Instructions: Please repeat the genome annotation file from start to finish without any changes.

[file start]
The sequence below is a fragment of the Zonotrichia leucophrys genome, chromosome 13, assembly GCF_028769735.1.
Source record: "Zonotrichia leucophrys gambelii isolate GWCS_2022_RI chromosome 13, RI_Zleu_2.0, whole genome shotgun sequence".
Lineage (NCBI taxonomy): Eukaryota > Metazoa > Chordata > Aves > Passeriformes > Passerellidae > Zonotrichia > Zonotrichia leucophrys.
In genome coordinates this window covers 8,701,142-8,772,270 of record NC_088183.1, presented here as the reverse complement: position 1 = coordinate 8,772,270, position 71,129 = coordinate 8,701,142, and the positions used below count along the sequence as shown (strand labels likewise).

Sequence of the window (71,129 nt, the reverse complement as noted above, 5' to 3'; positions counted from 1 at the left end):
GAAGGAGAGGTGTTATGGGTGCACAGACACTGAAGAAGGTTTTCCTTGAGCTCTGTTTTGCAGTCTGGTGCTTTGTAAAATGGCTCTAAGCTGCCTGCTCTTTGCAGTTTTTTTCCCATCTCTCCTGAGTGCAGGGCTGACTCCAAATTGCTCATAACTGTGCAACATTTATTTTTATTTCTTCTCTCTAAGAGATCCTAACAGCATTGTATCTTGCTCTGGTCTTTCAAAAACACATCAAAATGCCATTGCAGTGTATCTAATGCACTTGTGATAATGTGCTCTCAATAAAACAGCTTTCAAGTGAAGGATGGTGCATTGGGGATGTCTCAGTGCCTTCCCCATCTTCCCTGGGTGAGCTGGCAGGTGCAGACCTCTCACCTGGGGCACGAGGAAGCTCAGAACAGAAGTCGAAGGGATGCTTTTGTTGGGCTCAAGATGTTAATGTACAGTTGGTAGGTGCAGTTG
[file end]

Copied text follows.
The sequence below is a fragment of the Zonotrichia leucophrys genome, chromosome 13, assembly GCF_028769735.1.
Source record: "Zonotrichia leucophrys gambelii isolate GWCS_2022_RI chromosome 13, RI_Zleu_2.0, whole genome shotgun sequence".
Lineage (NCBI taxonomy): Eukaryota > Metazoa > Chordata > Aves > Passeriformes > Passerellidae > Zonotrichia > Zonotrichia leucophrys.
In genome coordinates this window covers 8,701,142-8,772,270 of record NC_088183.1, presented here as the reverse complement: position 1 = coordinate 8,772,270, position 71,129 = coordinate 8,701,142, and the positions used below count along the sequence as shown (strand labels likewise).

Sequence of the window (71,129 nt, the reverse complement as noted above, 5' to 3'; positions counted from 1 at the left end):
GAAGGAGAGGTGTTATGGGTGCACAGACACTGAAGAAGGTTTTCCTTGAGCTCTGTTTTGCAGTCTGGTGCTTTGTAAAATGGCTCTAAGCTGCCTGCTCTTTGCAGTTTTTTTCCCATCTCTCCTGAGTGCAGGGCTGACTCCAAATTGCTCATAACTGTGCAACATTTATTTTTATTTCTTCTCTCTAAGAGATCCTAACAGCATTGTATCTTGCTCTGGTCTTTCAAAAACACATCAAAATGCCATTGCAGTGTATCTAATGCACTTGTGATAATGTGCTCTCAATAAAACAGCTTTCAAGTGAAGGATGGTGCATTGGGGATGTCTCAGTGCCTTCCCCATCTTCCCTGGGTGAGCTGGCAGGTGCAGACCTCTCACCTGGGGCACGAGGAAGCTCAGAACAGAAGTCGAAGGGATGCTTTTGTTGGGCTCAAGATGTTAATGTACAGTTGGTAGGTGCAGTTG